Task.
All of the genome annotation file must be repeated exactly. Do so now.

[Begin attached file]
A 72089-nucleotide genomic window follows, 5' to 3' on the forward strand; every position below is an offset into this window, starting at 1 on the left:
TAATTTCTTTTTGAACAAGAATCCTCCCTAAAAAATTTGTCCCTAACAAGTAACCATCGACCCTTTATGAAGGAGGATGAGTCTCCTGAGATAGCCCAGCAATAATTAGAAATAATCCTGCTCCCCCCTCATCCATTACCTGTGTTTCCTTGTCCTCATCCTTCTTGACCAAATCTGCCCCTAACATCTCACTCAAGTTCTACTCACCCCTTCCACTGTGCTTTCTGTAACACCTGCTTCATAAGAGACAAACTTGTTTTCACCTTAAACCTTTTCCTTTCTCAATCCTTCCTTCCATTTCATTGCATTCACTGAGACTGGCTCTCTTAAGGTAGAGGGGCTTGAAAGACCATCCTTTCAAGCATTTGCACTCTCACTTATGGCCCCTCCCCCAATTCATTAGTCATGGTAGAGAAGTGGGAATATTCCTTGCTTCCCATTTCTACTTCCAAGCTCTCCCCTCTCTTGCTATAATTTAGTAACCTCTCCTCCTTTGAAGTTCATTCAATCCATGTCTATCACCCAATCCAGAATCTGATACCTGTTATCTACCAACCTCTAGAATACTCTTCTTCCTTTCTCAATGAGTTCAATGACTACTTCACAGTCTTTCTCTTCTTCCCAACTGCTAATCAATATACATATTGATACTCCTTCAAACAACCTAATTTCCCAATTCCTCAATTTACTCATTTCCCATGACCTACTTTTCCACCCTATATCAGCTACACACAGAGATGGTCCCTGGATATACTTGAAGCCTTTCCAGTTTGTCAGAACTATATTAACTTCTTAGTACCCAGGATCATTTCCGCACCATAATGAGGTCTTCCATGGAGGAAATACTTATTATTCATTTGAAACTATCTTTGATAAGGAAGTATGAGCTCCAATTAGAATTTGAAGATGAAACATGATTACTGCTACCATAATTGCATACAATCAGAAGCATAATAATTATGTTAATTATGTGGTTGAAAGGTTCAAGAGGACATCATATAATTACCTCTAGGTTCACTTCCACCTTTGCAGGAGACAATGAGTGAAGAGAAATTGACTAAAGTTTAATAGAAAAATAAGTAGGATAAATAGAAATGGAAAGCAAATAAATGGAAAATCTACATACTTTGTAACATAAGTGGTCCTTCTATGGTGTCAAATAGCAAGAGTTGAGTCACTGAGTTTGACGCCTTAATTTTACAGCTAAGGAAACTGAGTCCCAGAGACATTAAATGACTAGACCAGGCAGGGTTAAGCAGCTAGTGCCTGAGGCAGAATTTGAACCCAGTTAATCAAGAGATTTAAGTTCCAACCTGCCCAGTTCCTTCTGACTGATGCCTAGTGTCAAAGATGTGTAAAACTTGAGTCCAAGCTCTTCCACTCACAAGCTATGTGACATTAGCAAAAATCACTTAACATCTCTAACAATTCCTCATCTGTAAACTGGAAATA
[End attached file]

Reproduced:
A 72089-nucleotide genomic window follows, 5' to 3' on the forward strand; every position below is an offset into this window, starting at 1 on the left:
TAATTTCTTTTTGAACAAGAATCCTCCCTAAAAAATTTGTCCCTAACAAGTAACCATCGACCCTTTATGAAGGAGGATGAGTCTCCTGAGATAGCCCAGCAATAATTAGAAATAATCCTGCTCCCCCCTCATCCATTACCTGTGTTTCCTTGTCCTCATCCTTCTTGACCAAATCTGCCCCTAACATCTCACTCAAGTTCTACTCACCCCTTCCACTGTGCTTTCTGTAACACCTGCTTCATAAGAGACAAACTTGTTTTCACCTTAAACCTTTTCCTTTCTCAATCCTTCCTTCCATTTCATTGCATTCACTGAGACTGGCTCTCTTAAGGTAGAGGGGCTTGAAAGACCATCCTTTCAAGCATTTGCACTCTCACTTATGGCCCCTCCCCCAATTCATTAGTCATGGTAGAGAAGTGGGAATATTCCTTGCTTCCCATTTCTACTTCCAAGCTCTCCCCTCTCTTGCTATAATTTAGTAACCTCTCCTCCTTTGAAGTTCATTCAATCCATGTCTATCACCCAATCCAGAATCTGATACCTGTTATCTACCAACCTCTAGAATACTCTTCTTCCTTTCTCAATGAGTTCAATGACTACTTCACAGTCTTTCTCTTCTTCCCAACTGCTAATCAATATACATATTGATACTCCTTCAAACAACCTAATTTCCCAATTCCTCAATTTACTCATTTCCCATGACCTACTTTTCCACCCTATATCAGCTACACACAGAGATGGTCCCTGGATATACTTGAAGCCTTTCCAGTTTGTCAGAACTATATTAACTTCTTAGTACCCAGGATCATTTCCGCACCATAATGAGGTCTTCCATGGAGGAAATACTTATTATTCATTTGAAACTATCTTTGATAAGGAAGTATGAGCTCCAATTAGAATTTGAAGATGAAACATGATTACTGCTACCATAATTGCATACAATCAGAAGCATAATAATTATGTTAATTATGTGGTTGAAAGGTTCAAGAGGACATCATATAATTACCTCTAGGTTCACTTCCACCTTTGCAGGAGACAATGAGTGAAGAGAAATTGACTAAAGTTTAATAGAAAAATAAGTAGGATAAATAGAAATGGAAAGCAAATAAATGGAAAATCTACATACTTTGTAACATAAGTGGTCCTTCTATGGTGTCAAATAGCAAGAGTTGAGTCACTGAGTTTGACGCCTTAATTTTACAGCTAAGGAAACTGAGTCCCAGAGACATTAAATGACTAGACCAGGCAGGGTTAAGCAGCTAGTGCCTGAGGCAGAATTTGAACCCAGTTAATCAAGAGATTTAAGTTCCAACCTGCCCAGTTCCTTCTGACTGATGCCTAGTGTCAAAGATGTGTAAAACTTGAGTCCAAGCTCTTCCACTCACAAGCTATGTGACATTAGCAAAAATCACTTAACATCTCTAACAATTCCTCATCTGTAAACTGGAAATA